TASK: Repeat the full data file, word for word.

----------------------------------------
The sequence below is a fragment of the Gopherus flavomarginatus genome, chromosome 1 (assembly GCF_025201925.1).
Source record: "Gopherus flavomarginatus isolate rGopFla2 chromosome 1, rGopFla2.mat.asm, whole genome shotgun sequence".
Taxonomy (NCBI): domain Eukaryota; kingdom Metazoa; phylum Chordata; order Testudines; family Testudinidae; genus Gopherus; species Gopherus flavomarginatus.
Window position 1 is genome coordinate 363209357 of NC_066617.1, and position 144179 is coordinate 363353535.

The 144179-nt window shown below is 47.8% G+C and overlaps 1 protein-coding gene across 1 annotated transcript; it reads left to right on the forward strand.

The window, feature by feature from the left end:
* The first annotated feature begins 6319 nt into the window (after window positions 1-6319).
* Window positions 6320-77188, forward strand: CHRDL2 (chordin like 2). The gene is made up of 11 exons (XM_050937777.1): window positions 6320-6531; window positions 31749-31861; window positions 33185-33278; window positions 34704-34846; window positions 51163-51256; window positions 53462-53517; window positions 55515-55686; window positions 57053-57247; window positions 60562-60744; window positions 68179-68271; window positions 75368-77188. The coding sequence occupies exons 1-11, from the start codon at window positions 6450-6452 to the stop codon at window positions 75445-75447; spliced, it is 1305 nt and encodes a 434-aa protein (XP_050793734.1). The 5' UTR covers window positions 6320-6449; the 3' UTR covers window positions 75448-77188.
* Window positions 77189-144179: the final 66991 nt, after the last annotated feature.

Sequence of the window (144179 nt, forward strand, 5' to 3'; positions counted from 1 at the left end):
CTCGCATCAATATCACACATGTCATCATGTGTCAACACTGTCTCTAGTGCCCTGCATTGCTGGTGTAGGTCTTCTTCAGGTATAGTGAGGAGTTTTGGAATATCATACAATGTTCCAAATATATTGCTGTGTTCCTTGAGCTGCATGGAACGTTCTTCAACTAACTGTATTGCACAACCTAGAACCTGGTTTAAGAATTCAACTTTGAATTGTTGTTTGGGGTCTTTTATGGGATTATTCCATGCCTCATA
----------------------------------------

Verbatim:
The sequence below is a fragment of the Gopherus flavomarginatus genome, chromosome 1 (assembly GCF_025201925.1).
Source record: "Gopherus flavomarginatus isolate rGopFla2 chromosome 1, rGopFla2.mat.asm, whole genome shotgun sequence".
Taxonomy (NCBI): domain Eukaryota; kingdom Metazoa; phylum Chordata; order Testudines; family Testudinidae; genus Gopherus; species Gopherus flavomarginatus.
Window position 1 is genome coordinate 363209357 of NC_066617.1, and position 144179 is coordinate 363353535.

The 144179-nt window shown below is 47.8% G+C and overlaps 1 protein-coding gene across 1 annotated transcript; it reads left to right on the forward strand.

The window, feature by feature from the left end:
* The first annotated feature begins 6319 nt into the window (after window positions 1-6319).
* Window positions 6320-77188, forward strand: CHRDL2 (chordin like 2). The gene is made up of 11 exons (XM_050937777.1): window positions 6320-6531; window positions 31749-31861; window positions 33185-33278; window positions 34704-34846; window positions 51163-51256; window positions 53462-53517; window positions 55515-55686; window positions 57053-57247; window positions 60562-60744; window positions 68179-68271; window positions 75368-77188. The coding sequence occupies exons 1-11, from the start codon at window positions 6450-6452 to the stop codon at window positions 75445-75447; spliced, it is 1305 nt and encodes a 434-aa protein (XP_050793734.1). The 5' UTR covers window positions 6320-6449; the 3' UTR covers window positions 75448-77188.
* Window positions 77189-144179: the final 66991 nt, after the last annotated feature.

Sequence of the window (144179 nt, forward strand, 5' to 3'; positions counted from 1 at the left end):
CTCGCATCAATATCACACATGTCATCATGTGTCAACACTGTCTCTAGTGCCCTGCATTGCTGGTGTAGGTCTTCTTCAGGTATAGTGAGGAGTTTTGGAATATCATACAATGTTCCAAATATATTGCTGTGTTCCTTGAGCTGCATGGAACGTTCTTCAACTAACTGTATTGCACAACCTAGAACCTGGTTTAAGAATTCAACTTTGAATTGTTGTTTGGGGTCTTTTATGGGATTATTCCATGCCTCATA